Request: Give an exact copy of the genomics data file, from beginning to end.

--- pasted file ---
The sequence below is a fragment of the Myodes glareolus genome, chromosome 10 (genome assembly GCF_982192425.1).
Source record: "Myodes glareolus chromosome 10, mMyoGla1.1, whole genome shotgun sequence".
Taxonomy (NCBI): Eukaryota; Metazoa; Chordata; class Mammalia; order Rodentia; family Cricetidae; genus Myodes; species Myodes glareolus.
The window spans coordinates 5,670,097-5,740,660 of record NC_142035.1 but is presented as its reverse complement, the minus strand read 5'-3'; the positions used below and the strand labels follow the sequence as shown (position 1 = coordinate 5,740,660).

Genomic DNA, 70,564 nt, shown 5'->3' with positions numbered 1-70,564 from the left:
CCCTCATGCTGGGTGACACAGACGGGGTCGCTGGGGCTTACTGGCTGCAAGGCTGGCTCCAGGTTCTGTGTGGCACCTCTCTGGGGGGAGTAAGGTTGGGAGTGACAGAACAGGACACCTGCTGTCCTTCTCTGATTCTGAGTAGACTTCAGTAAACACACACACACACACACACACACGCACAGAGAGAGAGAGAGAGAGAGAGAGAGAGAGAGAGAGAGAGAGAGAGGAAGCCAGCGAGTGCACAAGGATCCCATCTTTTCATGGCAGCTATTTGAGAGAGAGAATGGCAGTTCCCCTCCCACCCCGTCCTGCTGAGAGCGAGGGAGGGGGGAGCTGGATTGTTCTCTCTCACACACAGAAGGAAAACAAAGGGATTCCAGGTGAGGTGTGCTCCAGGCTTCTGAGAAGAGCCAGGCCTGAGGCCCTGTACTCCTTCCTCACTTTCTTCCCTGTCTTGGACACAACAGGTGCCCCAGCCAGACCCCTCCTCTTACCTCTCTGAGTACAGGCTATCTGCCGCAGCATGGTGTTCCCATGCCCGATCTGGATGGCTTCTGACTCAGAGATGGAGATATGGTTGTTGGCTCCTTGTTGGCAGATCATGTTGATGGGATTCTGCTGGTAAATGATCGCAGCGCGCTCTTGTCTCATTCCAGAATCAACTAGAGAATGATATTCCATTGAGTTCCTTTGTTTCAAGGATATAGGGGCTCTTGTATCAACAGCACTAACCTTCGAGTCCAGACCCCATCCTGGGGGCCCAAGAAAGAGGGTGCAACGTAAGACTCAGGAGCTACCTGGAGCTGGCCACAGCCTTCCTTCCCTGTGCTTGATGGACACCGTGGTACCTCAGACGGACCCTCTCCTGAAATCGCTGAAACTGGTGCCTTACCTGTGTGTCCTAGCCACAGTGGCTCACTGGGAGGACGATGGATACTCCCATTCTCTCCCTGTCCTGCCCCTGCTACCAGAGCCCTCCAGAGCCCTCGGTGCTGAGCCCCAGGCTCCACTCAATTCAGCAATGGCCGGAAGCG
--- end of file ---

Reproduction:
The sequence below is a fragment of the Myodes glareolus genome, chromosome 10 (genome assembly GCF_982192425.1).
Source record: "Myodes glareolus chromosome 10, mMyoGla1.1, whole genome shotgun sequence".
Taxonomy (NCBI): Eukaryota; Metazoa; Chordata; class Mammalia; order Rodentia; family Cricetidae; genus Myodes; species Myodes glareolus.
The window spans coordinates 5,670,097-5,740,660 of record NC_142035.1 but is presented as its reverse complement, the minus strand read 5'-3'; the positions used below and the strand labels follow the sequence as shown (position 1 = coordinate 5,740,660).

Genomic DNA, 70,564 nt, shown 5'->3' with positions numbered 1-70,564 from the left:
CCCTCATGCTGGGTGACACAGACGGGGTCGCTGGGGCTTACTGGCTGCAAGGCTGGCTCCAGGTTCTGTGTGGCACCTCTCTGGGGGGAGTAAGGTTGGGAGTGACAGAACAGGACACCTGCTGTCCTTCTCTGATTCTGAGTAGACTTCAGTAAACACACACACACACACACACACACGCACAGAGAGAGAGAGAGAGAGAGAGAGAGAGAGAGAGAGAGAGAGAGAGGAAGCCAGCGAGTGCACAAGGATCCCATCTTTTCATGGCAGCTATTTGAGAGAGAGAATGGCAGTTCCCCTCCCACCCCGTCCTGCTGAGAGCGAGGGAGGGGGGAGCTGGATTGTTCTCTCTCACACACAGAAGGAAAACAAAGGGATTCCAGGTGAGGTGTGCTCCAGGCTTCTGAGAAGAGCCAGGCCTGAGGCCCTGTACTCCTTCCTCACTTTCTTCCCTGTCTTGGACACAACAGGTGCCCCAGCCAGACCCCTCCTCTTACCTCTCTGAGTACAGGCTATCTGCCGCAGCATGGTGTTCCCATGCCCGATCTGGATGGCTTCTGACTCAGAGATGGAGATATGGTTGTTGGCTCCTTGTTGGCAGATCATGTTGATGGGATTCTGCTGGTAAATGATCGCAGCGCGCTCTTGTCTCATTCCAGAATCAACTAGAGAATGATATTCCATTGAGTTCCTTTGTTTCAAGGATATAGGGGCTCTTGTATCAACAGCACTAACCTTCGAGTCCAGACCCCATCCTGGGGGCCCAAGAAAGAGGGTGCAACGTAAGACTCAGGAGCTACCTGGAGCTGGCCACAGCCTTCCTTCCCTGTGCTTGATGGACACCGTGGTACCTCAGACGGACCCTCTCCTGAAATCGCTGAAACTGGTGCCTTACCTGTGTGTCCTAGCCACAGTGGCTCACTGGGAGGACGATGGATACTCCCATTCTCTCCCTGTCCTGCCCCTGCTACCAGAGCCCTCCAGAGCCCTCGGTGCTGAGCCCCAGGCTCCACTCAATTCAGCAATGGCCGGAAGCG